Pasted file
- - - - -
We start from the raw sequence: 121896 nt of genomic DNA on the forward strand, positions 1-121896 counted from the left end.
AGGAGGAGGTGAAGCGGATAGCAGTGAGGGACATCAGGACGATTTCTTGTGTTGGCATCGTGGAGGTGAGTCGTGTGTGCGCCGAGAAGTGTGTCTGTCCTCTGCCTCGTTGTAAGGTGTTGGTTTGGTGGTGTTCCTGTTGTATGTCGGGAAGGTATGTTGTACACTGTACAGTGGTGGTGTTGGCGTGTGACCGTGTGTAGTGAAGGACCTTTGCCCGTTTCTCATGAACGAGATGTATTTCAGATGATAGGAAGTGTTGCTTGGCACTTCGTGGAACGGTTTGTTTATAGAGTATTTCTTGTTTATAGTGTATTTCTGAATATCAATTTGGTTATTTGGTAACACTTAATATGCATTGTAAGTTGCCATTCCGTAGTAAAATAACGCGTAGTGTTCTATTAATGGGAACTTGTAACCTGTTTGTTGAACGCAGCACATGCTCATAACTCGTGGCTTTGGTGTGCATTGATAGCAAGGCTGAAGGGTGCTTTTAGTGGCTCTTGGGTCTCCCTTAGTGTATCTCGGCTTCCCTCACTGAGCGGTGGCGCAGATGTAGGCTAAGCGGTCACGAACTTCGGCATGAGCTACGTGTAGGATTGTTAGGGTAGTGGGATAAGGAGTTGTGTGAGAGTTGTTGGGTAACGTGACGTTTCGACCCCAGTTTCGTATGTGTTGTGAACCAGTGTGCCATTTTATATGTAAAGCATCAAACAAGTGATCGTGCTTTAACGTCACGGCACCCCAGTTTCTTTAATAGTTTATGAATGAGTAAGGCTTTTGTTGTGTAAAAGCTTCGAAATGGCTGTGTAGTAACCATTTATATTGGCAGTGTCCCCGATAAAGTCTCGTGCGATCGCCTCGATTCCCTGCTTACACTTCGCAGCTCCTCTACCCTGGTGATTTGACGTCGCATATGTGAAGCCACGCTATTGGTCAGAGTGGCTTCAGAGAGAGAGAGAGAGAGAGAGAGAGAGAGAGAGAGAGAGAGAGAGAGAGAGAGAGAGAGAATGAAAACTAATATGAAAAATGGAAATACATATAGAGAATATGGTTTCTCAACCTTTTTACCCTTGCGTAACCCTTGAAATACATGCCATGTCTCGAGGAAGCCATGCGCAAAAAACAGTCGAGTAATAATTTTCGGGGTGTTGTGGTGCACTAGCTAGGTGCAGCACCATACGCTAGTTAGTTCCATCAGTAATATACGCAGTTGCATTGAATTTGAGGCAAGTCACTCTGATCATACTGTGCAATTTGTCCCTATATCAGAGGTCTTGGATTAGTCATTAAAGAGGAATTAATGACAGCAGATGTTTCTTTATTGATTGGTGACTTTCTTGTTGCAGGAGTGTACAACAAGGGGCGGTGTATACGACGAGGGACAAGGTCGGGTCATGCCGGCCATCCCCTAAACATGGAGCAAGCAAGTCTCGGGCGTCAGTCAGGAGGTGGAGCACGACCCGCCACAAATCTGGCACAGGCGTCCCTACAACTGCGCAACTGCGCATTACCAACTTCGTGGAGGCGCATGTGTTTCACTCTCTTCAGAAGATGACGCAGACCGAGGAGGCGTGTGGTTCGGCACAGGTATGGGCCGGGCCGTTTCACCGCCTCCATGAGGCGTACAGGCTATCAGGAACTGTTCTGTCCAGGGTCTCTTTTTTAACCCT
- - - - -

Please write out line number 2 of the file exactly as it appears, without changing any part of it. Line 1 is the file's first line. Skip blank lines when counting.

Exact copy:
AGGAGGAGGTGAAGCGGATAGCAGTGAGGGACATCAGGACGATTTCTTGTGTTGGCATCGTGGAGGTGAGTCGTGTGTGCGCCGAGAAGTGTGTCTGTCCTCTGCCTCGTTGTAAGGTGTTGGTTTGGTGGTGTTCCTGTTGTATGTCGGGAAGGTATGTTGTACACTGTACAGTGGTGGTGTTGGCGTGTGACCGTGTGTAGTGAAGGACCTTTGCCCGTTTCTCATGAACGAGATGTATTTCAGATGATAGGAAGTGTTGCTTGGCACTTCGTGGAACGGTTTGTTTATAGAGTATTTCTTGTTTATAGTGTATTTCTGAATATCAATTTGGTTATTTGGTAACACTTAATATGCATTGTAAGTTGCCATTCCGTAGTAAAATAACGCGTAGTGTTCTATTAATGGGAACTTGTAACCTGTTTGTTGAACGCAGCACATGCTCATAACTCGTGGCTTTGGTGTGCATTGATAGCAAGGCTGAAGGGTGCTTTTAGTGGCTCTTGGGTCTCCCTTAGTGTATCTCGGCTTCCCTCACTGAGCGGTGGCGCAGATGTAGGCTAAGCGGTCACGAACTTCGGCATGAGCTACGTGTAGGATTGTTAGGGTAGTGGGATAAGGAGTTGTGTGAGAGTTGTTGGGTAACGTGACGTTTCGACCCCAGTTTCGTATGTGTTGTGAACCAGTGTGCCATTTTATATGTAAAGCATCAAACAAGTGATCGTGCTTTAACGTCACGGCACCCCAGTTTCTTTAATAGTTTATGAATGAGTAAGGCTTTTGTTGTGTAAAAGCTTCGAAATGGCTGTGTAGTAACCATTTATATTGGCAGTGTCCCCGATAAAGTCTCGTGCGATCGCCTCGATTCCCTGCTTACACTTCGCAGCTCCTCTACCCTGGTGATTTGACGTCGCATATGTGAAGCCACGCTATTGGTCAGAGTGGCTTCAGAGAGAGAGAGAGAGAGAGAGAGAGAGAGAGAGAGAGAGAGAGAGAGAGAGAGAGAGAGAATGAAAACTAATATGAAAAATGGAAATACATATAGAGAATATGGTTTCTCAACCTTTTTACCCTTGCGTAACCCTTGAAATACATGCCATGTCTCGAGGAAGCCATGCGCAAAAAACAGTCGAGTAATAATTTTCGGGGTGTTGTGGTGCACTAGCTAGGTGCAGCACCATACGCTAGTTAGTTCCATCAGTAATATACGCAGTTGCATTGAATTTGAGGCAAGTCACTCTGATCATACTGTGCAATTTGTCCCTATATCAGAGGTCTTGGATTAGTCATTAAAGAGGAATTAATGACAGCAGATGTTTCTTTATTGATTGGTGACTTTCTTGTTGCAGGAGTGTACAACAAGGGGCGGTGTATACGACGAGGGACAAGGTCGGGTCATGCCGGCCATCCCCTAAACATGGAGCAAGCAAGTCTCGGGCGTCAGTCAGGAGGTGGAGCACGACCCGCCACAAATCTGGCACAGGCGTCCCTACAACTGCGCAACTGCGCATTACCAACTTCGTGGAGGCGCATGTGTTTCACTCTCTTCAGAAGATGACGCAGACCGAGGAGGCGTGTGGTTCGGCACAGGTATGGGCCGGGCCGTTTCACCGCCTCCATGAGGCGTACAGGCTATCAGGAACTGTTCTGTCCAGGGTCTCTTTTTTAACCCT